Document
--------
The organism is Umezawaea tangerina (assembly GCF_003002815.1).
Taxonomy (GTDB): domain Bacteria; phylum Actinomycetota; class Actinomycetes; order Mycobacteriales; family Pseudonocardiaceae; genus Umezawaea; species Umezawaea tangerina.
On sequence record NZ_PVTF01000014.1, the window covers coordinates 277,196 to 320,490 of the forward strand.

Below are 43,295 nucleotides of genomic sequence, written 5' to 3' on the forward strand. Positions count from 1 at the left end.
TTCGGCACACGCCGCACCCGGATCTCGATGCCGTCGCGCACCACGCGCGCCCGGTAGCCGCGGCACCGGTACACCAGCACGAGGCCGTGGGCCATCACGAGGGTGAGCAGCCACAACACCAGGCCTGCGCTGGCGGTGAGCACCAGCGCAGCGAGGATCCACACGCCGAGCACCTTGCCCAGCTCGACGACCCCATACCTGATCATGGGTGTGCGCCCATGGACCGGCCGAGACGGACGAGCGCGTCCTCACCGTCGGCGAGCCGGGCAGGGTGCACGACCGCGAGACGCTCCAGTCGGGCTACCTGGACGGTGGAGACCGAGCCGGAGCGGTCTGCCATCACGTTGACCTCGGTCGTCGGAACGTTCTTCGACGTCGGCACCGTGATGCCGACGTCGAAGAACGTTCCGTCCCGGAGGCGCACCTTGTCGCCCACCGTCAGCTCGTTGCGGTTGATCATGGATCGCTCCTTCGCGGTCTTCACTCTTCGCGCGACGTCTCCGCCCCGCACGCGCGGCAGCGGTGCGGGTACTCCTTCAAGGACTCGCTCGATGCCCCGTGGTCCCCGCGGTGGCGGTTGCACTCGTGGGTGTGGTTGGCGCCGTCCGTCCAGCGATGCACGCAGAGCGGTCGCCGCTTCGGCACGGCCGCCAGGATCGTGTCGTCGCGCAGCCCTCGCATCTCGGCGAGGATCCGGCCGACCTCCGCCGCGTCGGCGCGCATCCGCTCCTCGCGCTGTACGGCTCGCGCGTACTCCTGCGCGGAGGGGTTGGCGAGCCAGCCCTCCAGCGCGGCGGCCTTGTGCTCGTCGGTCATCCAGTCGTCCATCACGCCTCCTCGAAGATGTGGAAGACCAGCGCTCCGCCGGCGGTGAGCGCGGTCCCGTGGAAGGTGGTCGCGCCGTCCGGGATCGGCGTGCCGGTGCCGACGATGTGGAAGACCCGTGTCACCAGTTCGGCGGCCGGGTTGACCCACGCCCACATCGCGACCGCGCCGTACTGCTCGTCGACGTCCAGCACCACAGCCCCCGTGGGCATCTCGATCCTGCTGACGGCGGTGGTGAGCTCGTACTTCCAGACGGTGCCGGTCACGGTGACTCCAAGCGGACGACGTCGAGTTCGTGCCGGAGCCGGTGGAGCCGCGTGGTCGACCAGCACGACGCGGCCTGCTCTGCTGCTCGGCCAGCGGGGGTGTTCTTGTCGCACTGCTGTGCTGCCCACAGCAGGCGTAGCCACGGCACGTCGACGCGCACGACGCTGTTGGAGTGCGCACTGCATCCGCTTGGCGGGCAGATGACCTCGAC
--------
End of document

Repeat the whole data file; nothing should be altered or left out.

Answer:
The organism is Umezawaea tangerina (assembly GCF_003002815.1).
Taxonomy (GTDB): domain Bacteria; phylum Actinomycetota; class Actinomycetes; order Mycobacteriales; family Pseudonocardiaceae; genus Umezawaea; species Umezawaea tangerina.
On sequence record NZ_PVTF01000014.1, the window covers coordinates 277,196 to 320,490 of the forward strand.

Below are 43,295 nucleotides of genomic sequence, written 5' to 3' on the forward strand. Positions count from 1 at the left end.
TTCGGCACACGCCGCACCCGGATCTCGATGCCGTCGCGCACCACGCGCGCCCGGTAGCCGCGGCACCGGTACACCAGCACGAGGCCGTGGGCCATCACGAGGGTGAGCAGCCACAACACCAGGCCTGCGCTGGCGGTGAGCACCAGCGCAGCGAGGATCCACACGCCGAGCACCTTGCCCAGCTCGACGACCCCATACCTGATCATGGGTGTGCGCCCATGGACCGGCCGAGACGGACGAGCGCGTCCTCACCGTCGGCGAGCCGGGCAGGGTGCACGACCGCGAGACGCTCCAGTCGGGCTACCTGGACGGTGGAGACCGAGCCGGAGCGGTCTGCCATCACGTTGACCTCGGTCGTCGGAACGTTCTTCGACGTCGGCACCGTGATGCCGACGTCGAAGAACGTTCCGTCCCGGAGGCGCACCTTGTCGCCCACCGTCAGCTCGTTGCGGTTGATCATGGATCGCTCCTTCGCGGTCTTCACTCTTCGCGCGACGTCTCCGCCCCGCACGCGCGGCAGCGGTGCGGGTACTCCTTCAAGGACTCGCTCGATGCCCCGTGGTCCCCGCGGTGGCGGTTGCACTCGTGGGTGTGGTTGGCGCCGTCCGTCCAGCGATGCACGCAGAGCGGTCGCCGCTTCGGCACGGCCGCCAGGATCGTGTCGTCGCGCAGCCCTCGCATCTCGGCGAGGATCCGGCCGACCTCCGCCGCGTCGGCGCGCATCCGCTCCTCGCGCTGTACGGCTCGCGCGTACTCCTGCGCGGAGGGGTTGGCGAGCCAGCCCTCCAGCGCGGCGGCCTTGTGCTCGTCGGTCATCCAGTCGTCCATCACGCCTCCTCGAAGATGTGGAAGACCAGCGCTCCGCCGGCGGTGAGCGCGGTCCCGTGGAAGGTGGTCGCGCCGTCCGGGATCGGCGTGCCGGTGCCGACGATGTGGAAGACCCGTGTCACCAGTTCGGCGGCCGGGTTGACCCACGCCCACATCGCGACCGCGCCGTACTGCTCGTCGACGTCCAGCACCACAGCCCCCGTGGGCATCTCGATCCTGCTGACGGCGGTGGTGAGCTCGTACTTCCAGACGGTGCCGGTCACGGTGACTCCAAGCGGACGACGTCGAGTTCGTGCCGGAGCCGGTGGAGCCGCGTGGTCGACCAGCACGACGCGGCCTGCTCTGCTGCTCGGCCAGCGGGGGTGTTCTTGTCGCACTGCTGTGCTGCCCACAGCAGGCGTAGCCACGGCACGTCGACGCGCACGACGCTGTTGGAGTGCGCACTGCATCCGCTTGGCGGGCAGATGACCTCGAC